18. Bulgaria – Equinox “Bones”
I can’t be the only one that sees this guy and thinks black Jack Black.

The song itself was not all that great, but as a group their voices sounded great together. Similar to France, I’m not a fan of this one but I am intrigued enough to keep an ear out for the rest of their singles.

19. Moldova – DoReDoS “My Lucky Day”
They’re introduced as a folk-pop group but… well, that must mean something else in Moldova. They have the presentation of a Laugh-In skit and the emotional range of a Bar Mitzvah DJ team. Hard pass.

20. Sweden – Benjamin Ingrosso “Dance You Off”

SCENE I. A desert place

Thunder and lightning. Enter three Witches

First witch

Performance of Bieber

Second witch

Face of Ephron

Third witch

Song of Timberlake

I’m assuming that’s how this performer was summoned. An amalgam of safe bets, it’s no surprise that the song is generic yet appealing. Coupled with a great use of stage lighting, I don’t really like this one but I’m betting it’ll be a contender.

21. Hungary – AWS “Viszlát nyár”
Yet another country who’s music submission seems to be off by a decade or so. The look screams Fall Out Boy but the music is more of a mid to late 90s pop metal. Whatever their inspiration, I spent way too much time trying to remember what forgettable bands they reminded me of and had no time to actually pay attention to them.

22. Israel – Netta “Toy”
Yasss! Netta! And then… Okay, so I am very much not crazy about the Asian appropriation, but I’m here for everything else. The whole kimono and maneki-neko motif is just not sitting right. Please, you can do but. But her amazing sneer, the bizarre incorporation of the chicken dance, and the dance-able Tel Aviv music is killing it! Also, it’s great to see my homeland with something that’s not some punchable dude-bros on a beach.

23. Netherlands – Waylon “Outlaw in ‘Em”
When you think of the Netherlands, what comes to mind? High taxes? State supplied health care and other services? How about Ted Nugent tributes and awkward krumping? Well, it will from now on.

24. Ireland – Ryan O’Shaughnessy “Together”
This is the reason that China lost the finale broadcast rights. The musicians are recreating the Broadway show Once while a So You Think You Can Dance routine plays out with two dancers. Honestly, I kind of loved this. It was intimate and sincere and lovingly executed. One of my favorites of the night.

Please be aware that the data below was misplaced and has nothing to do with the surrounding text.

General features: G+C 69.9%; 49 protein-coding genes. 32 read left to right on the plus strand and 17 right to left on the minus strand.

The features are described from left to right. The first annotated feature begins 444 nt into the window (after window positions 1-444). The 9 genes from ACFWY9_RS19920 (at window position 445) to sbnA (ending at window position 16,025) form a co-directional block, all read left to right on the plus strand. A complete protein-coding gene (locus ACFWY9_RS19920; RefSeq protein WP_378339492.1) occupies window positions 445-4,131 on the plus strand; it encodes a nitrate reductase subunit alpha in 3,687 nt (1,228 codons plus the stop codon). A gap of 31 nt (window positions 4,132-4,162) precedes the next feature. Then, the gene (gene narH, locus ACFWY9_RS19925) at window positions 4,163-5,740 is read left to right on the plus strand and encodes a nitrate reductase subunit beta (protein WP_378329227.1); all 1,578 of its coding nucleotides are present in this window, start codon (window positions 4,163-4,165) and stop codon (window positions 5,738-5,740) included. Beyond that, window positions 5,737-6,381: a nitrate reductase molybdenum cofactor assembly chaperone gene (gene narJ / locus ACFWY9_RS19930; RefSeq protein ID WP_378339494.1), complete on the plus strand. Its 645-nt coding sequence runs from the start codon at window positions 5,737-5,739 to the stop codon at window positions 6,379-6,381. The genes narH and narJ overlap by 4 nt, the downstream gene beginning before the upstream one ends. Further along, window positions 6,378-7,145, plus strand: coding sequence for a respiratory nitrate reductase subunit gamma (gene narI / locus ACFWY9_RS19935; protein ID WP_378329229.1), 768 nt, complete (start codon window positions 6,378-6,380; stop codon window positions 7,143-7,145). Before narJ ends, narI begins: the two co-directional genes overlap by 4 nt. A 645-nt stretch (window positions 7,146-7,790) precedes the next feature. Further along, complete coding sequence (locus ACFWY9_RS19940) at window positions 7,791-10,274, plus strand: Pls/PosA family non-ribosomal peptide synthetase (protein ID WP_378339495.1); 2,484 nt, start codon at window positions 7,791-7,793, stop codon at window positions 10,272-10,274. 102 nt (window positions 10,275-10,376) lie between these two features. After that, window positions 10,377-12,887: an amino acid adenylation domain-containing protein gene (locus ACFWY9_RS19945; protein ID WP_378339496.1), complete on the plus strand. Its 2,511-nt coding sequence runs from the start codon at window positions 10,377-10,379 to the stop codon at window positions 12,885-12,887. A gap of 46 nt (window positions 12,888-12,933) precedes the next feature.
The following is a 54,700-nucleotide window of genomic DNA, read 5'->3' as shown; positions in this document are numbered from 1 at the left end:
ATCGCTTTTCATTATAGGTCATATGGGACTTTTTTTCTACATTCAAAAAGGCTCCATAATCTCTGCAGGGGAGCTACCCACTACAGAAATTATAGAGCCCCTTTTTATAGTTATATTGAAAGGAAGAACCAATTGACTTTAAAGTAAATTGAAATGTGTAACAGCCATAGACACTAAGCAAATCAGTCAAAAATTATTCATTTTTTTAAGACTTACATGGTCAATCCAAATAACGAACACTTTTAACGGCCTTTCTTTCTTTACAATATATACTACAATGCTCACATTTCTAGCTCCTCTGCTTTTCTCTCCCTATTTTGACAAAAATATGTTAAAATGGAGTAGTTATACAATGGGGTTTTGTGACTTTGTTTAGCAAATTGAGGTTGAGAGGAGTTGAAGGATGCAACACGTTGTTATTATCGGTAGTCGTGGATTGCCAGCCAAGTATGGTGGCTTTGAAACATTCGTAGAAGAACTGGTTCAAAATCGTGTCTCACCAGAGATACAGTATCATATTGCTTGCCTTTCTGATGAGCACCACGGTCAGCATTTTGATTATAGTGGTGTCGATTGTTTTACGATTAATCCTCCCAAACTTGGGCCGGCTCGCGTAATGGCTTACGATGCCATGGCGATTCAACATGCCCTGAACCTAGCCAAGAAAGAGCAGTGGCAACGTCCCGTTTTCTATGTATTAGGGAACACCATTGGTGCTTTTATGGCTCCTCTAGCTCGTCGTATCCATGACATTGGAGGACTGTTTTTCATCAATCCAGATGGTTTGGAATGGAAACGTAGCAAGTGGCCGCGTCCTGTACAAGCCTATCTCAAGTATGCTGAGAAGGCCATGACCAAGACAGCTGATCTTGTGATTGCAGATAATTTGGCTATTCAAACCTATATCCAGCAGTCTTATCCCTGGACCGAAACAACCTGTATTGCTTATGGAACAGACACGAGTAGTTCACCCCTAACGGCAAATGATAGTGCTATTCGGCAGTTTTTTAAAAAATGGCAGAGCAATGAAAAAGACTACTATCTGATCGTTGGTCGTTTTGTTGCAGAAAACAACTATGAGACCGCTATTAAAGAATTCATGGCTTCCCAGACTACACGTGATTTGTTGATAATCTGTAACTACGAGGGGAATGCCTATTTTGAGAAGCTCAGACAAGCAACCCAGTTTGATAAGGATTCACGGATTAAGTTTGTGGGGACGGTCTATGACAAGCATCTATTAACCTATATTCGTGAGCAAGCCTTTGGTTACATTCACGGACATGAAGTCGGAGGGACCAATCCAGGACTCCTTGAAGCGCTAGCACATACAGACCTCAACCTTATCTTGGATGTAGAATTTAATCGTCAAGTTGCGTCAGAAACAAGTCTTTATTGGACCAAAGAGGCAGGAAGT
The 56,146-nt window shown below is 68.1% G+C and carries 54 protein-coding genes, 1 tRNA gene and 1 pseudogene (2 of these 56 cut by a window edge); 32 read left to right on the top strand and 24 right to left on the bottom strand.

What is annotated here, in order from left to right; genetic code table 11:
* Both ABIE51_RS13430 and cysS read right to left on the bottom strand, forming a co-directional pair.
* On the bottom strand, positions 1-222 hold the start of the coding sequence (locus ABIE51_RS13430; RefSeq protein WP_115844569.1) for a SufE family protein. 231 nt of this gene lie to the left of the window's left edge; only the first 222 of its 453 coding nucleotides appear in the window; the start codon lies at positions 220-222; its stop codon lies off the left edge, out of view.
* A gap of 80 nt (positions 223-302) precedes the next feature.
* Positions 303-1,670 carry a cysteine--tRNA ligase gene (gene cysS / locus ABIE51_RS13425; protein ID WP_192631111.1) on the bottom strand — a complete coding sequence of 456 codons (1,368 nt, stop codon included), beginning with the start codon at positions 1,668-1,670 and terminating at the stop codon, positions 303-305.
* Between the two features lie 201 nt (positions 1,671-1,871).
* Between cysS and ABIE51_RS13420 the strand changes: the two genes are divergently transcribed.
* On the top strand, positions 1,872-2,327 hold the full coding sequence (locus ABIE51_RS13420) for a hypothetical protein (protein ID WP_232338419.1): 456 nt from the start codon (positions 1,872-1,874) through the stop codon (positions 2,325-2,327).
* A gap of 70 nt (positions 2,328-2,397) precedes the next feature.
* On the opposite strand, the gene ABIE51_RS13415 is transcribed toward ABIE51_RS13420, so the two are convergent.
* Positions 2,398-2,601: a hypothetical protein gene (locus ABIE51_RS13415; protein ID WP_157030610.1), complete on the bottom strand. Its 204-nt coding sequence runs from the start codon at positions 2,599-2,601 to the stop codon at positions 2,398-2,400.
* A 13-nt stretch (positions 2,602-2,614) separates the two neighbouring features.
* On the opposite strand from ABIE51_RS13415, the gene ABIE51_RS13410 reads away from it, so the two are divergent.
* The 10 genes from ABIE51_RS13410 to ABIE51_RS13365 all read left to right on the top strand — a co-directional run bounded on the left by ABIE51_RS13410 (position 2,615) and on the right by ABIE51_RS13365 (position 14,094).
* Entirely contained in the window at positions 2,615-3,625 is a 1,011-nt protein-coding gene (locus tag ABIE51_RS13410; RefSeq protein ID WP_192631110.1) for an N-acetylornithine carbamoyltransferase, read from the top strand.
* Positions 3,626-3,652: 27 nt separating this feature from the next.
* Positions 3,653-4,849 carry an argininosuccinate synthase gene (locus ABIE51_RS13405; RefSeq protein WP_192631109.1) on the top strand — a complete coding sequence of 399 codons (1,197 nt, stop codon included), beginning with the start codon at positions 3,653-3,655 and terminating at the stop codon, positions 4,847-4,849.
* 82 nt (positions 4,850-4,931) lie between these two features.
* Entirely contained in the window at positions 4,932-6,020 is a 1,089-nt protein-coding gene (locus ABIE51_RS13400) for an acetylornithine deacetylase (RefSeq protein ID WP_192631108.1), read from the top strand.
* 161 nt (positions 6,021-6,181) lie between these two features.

25. Cyprus – Eleni Foureira “Fuego”
Oh no! Cyprus has read from the Necronomicon and opened up a rift in time! Ash Williams, come save us! This is Cyprus expect a danceable track. Because that’s what you’ll get. Also, every year there seems to be a Beyonce impersonator. Just saying.

26. Italy – Ermal Meta & Fabrizio Moro “Non mi avete fatto niente”
I immediately see this one as a real contender. Not because I love the song (I don’t) but because it’s engineered with brutal efficiency. It perfectly balances poignant lyrics, earnest performance, and a solid song. The lyrics come up on the video screen with stylized fonts, rolling through various languages in a brutal and brilliant method of bringing in the world audience. You could maybe find a performance that is better in each category, but none so perfectly balanced across the board as Italy’s.


And now we wait for the votes to come in and be tallied. There’s always a lot of confusion about how they work so I’ll break it down to the best of my knowledge for y’all.

  1. The jury votes. Each competing country has their own jury of voters that rank a top ten list. Then points are portioned out to their picks, with a top 11th award getting 12 points.
  2. Public votes. These are given out based on the call-in voting from across Europe. This are announced second as they completely reorder the competitors.

If that sounds convoluted, it is. And purposefully so. The system was designed to draw out the suspense of the announcement as long as possible. So really the jury votes set up a baseline that can be completely overturned.

And impressions of this year? Well, I’m happy that the “white dress and a ballad” phase seems to be over. No clear style came out as a successor so maybe next year we’ll see a clear group-think strategy emerge.

My top picks, in no particular order, are:

  • Estonia
  • Portugal
  • Germany
  • Israel
  • Ireland

And I want to draw attention to a few more musical performers from Portugal, that weren’t in the competition but performed in the opening and closing segments. Mariza, Sara Tavares, and Mayra Andrade all caught my attention. So if you’re actually looking for new music in the midst of this spectacle, those are a few people I’d like to draw your attention to.


After an insane amount of re-ordering, and a long stretch when it looked like bland-as-bland-can-be Austria might win, Israel won! I am so happy, as that was personal pick. I figured Italy would take a high place in the public vote, and they did with 3rd place.

However, I think I would have preferred that Germany (my precious boy) would have won, as I do worry about Israel hosting Eurovision and all of the possible repercussions. Between the security issues of the people to go, and the political statements of the people who won’t, it’s going to be interesting. So now we can all revel in the greatness of Toy (if not the Orientalism of the performance) for a year. In the meantime, I’ll start a betting pool for how many countries will pull out of Eurovision between now and then.

NEXT TIME IN JERUSALEM! !השלב הבא בירושלים

Notes   [ + ]

1. The Big 5 are the countries that have contributed the most amount of money to Eurovision which guarantees them a spot in the finals without competing in either night of semi-finals. They are
Adam

About Adam

Adam is a Jewish American who's sick of the white Christian male being America's "default" setting. For money he works in a public library because free books and information access are wonderful things. For love he writes here for his pet project, The Chaotic Neutral, which is always looking for more writers. You can follow him on Instagram, Goodreads, and at his oft neglected Twitter where he will try to post more, and probably live-tweet the Eurovision Song Contest.